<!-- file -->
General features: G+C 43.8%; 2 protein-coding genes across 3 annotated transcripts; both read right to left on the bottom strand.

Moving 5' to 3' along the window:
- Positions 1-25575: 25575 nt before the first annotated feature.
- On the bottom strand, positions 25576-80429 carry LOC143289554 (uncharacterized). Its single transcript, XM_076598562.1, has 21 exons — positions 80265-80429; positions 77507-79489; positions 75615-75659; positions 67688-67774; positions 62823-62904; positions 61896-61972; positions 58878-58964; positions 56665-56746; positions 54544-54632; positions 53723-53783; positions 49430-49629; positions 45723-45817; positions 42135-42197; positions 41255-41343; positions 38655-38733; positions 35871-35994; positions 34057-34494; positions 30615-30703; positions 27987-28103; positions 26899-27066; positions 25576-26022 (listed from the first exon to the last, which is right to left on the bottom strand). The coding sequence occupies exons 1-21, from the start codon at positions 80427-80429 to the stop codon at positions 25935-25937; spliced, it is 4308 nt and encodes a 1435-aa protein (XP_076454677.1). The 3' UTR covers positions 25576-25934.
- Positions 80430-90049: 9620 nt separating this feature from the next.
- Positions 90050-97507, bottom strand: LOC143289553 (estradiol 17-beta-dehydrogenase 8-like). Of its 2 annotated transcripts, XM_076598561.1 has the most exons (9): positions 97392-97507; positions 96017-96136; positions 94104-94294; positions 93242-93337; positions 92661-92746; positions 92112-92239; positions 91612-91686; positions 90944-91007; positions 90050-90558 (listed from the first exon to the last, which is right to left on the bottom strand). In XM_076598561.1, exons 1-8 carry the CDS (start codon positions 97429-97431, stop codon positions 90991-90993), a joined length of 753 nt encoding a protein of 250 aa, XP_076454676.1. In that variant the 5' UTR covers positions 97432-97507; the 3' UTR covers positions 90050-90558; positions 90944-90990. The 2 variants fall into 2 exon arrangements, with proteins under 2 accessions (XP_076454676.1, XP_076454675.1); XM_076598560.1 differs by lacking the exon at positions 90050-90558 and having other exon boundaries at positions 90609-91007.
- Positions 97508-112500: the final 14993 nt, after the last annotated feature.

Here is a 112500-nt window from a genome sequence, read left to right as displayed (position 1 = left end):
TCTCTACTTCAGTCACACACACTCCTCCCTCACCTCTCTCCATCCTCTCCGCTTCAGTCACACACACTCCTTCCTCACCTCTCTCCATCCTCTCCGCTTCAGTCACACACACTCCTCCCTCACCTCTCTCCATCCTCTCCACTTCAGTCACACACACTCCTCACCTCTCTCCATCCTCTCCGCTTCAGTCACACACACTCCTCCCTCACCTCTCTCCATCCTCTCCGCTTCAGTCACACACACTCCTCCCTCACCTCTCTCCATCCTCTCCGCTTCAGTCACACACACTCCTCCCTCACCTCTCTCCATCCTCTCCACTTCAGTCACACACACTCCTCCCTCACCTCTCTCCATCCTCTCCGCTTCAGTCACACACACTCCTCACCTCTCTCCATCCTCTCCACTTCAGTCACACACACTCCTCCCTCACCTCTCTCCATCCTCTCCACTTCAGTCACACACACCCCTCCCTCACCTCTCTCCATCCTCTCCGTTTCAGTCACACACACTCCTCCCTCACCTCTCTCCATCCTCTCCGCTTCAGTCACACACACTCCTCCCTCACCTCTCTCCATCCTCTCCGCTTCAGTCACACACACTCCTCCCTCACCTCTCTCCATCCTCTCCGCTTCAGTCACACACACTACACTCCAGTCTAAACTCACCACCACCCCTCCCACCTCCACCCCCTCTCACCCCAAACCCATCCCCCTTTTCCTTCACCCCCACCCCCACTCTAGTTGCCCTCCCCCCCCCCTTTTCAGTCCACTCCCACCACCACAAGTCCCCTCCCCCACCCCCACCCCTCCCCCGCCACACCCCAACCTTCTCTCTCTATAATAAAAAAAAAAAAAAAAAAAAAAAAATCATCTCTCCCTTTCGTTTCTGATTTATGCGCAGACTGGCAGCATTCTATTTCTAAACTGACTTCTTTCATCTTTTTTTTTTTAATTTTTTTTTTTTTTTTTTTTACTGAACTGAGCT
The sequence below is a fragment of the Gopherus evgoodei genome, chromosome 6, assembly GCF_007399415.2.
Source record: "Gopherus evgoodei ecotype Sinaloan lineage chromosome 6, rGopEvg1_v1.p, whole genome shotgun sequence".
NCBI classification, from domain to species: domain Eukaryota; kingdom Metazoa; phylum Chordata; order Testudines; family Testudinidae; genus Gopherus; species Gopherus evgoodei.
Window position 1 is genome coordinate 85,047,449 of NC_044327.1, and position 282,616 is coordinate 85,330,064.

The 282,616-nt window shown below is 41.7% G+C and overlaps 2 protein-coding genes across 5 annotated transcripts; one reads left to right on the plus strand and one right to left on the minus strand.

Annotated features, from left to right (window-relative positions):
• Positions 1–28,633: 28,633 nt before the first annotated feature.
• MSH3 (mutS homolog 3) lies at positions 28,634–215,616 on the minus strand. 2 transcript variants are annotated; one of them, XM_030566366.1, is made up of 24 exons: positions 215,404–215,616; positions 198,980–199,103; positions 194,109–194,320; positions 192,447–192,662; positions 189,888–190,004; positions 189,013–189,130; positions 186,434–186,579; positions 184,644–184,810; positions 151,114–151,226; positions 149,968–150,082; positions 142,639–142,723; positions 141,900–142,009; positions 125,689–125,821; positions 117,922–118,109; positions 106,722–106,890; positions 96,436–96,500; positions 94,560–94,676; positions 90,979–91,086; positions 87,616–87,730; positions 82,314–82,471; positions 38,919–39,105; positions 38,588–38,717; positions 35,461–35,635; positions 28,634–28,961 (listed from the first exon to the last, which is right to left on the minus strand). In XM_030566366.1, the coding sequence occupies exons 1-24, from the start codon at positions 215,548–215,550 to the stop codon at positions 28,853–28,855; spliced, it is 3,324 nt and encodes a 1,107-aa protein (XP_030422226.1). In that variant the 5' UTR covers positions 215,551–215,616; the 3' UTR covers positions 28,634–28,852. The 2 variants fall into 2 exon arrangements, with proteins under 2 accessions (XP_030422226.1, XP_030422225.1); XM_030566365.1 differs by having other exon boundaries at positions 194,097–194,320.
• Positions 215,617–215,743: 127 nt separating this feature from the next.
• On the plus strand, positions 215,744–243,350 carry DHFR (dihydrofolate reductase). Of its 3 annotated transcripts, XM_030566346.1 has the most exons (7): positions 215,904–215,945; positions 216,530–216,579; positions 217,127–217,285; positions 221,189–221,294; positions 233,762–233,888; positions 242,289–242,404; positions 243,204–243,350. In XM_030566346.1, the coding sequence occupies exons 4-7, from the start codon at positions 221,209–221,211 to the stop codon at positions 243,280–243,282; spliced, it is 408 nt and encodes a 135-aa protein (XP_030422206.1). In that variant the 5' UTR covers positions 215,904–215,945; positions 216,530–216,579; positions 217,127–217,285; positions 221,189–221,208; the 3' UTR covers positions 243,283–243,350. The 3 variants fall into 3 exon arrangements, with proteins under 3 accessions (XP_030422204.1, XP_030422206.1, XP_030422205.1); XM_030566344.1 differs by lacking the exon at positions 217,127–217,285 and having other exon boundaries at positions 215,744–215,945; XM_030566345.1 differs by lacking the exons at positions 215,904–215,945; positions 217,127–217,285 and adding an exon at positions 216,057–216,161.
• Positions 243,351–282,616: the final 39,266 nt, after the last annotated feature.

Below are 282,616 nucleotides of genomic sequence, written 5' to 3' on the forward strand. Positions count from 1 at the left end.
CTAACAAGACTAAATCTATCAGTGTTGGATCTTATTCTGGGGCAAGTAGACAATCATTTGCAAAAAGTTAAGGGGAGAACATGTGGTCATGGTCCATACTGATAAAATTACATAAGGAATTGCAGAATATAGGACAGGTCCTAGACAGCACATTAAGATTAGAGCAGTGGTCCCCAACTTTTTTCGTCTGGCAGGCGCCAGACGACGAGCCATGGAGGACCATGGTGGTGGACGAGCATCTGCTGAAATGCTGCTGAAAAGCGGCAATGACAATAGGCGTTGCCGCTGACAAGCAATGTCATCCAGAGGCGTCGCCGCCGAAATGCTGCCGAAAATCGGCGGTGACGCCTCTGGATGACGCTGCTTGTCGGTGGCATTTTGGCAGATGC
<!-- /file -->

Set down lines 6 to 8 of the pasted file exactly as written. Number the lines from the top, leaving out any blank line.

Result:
- Positions 90050-97507, bottom strand: LOC143289553 (estradiol 17-beta-dehydrogenase 8-like). Of its 2 annotated transcripts, XM_076598561.1 has the most exons (9): positions 97392-97507; positions 96017-96136; positions 94104-94294; positions 93242-93337; positions 92661-92746; positions 92112-92239; positions 91612-91686; positions 90944-91007; positions 90050-90558 (listed from the first exon to the last, which is right to left on the bottom strand). In XM_076598561.1, exons 1-8 carry the CDS (start codon positions 97429-97431, stop codon positions 90991-90993), a joined length of 753 nt encoding a protein of 250 aa, XP_076454676.1. In that variant the 5' UTR covers positions 97432-97507; the 3' UTR covers positions 90050-90558; positions 90944-90990. The 2 variants fall into 2 exon arrangements, with proteins under 2 accessions (XP_076454676.1, XP_076454675.1); XM_076598560.1 differs by lacking the exon at positions 90050-90558 and having other exon boundaries at positions 90609-91007.
- Positions 97508-112500: the final 14993 nt, after the last annotated feature.

Here is a 112500-nt window from a genome sequence, read left to right as displayed (position 1 = left end):